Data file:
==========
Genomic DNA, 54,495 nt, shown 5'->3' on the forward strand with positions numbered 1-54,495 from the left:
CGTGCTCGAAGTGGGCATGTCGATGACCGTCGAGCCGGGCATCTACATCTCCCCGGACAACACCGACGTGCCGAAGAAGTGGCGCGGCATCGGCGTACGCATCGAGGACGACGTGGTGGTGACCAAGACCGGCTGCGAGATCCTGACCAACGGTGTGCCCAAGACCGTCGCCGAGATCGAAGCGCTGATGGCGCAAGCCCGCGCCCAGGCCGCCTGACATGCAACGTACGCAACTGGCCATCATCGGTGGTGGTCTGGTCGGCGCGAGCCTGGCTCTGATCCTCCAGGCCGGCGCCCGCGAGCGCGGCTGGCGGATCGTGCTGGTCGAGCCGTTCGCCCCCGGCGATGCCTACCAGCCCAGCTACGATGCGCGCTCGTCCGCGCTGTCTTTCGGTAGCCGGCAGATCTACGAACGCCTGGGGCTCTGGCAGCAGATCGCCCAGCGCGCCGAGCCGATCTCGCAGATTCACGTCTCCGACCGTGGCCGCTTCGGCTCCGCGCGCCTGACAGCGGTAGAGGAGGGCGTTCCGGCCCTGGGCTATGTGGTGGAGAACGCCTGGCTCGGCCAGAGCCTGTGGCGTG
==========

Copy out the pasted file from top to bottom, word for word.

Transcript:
Genomic DNA, 54,495 nt, shown 5'->3' on the forward strand with positions numbered 1-54,495 from the left:
CGTGCTCGAAGTGGGCATGTCGATGACCGTCGAGCCGGGCATCTACATCTCCCCGGACAACACCGACGTGCCGAAGAAGTGGCGCGGCATCGGCGTACGCATCGAGGACGACGTGGTGGTGACCAAGACCGGCTGCGAGATCCTGACCAACGGTGTGCCCAAGACCGTCGCCGAGATCGAAGCGCTGATGGCGCAAGCCCGCGCCCAGGCCGCCTGACATGCAACGTACGCAACTGGCCATCATCGGTGGTGGTCTGGTCGGCGCGAGCCTGGCTCTGATCCTCCAGGCCGGCGCCCGCGAGCGCGGCTGGCGGATCGTGCTGGTCGAGCCGTTCGCCCCCGGCGATGCCTACCAGCCCAGCTACGATGCGCGCTCGTCCGCGCTGTCTTTCGGTAGCCGGCAGATCTACGAACGCCTGGGGCTCTGGCAGCAGATCGCCCAGCGCGCCGAGCCGATCTCGCAGATTCACGTCTCCGACCGTGGCCGCTTCGGCTCCGCGCGCCTGACAGCGGTAGAGGAGGGCGTTCCGGCCCTGGGCTATGTGGTGGAGAACGCCTGGCTCGGCCAGAGCCTGTGGCGTG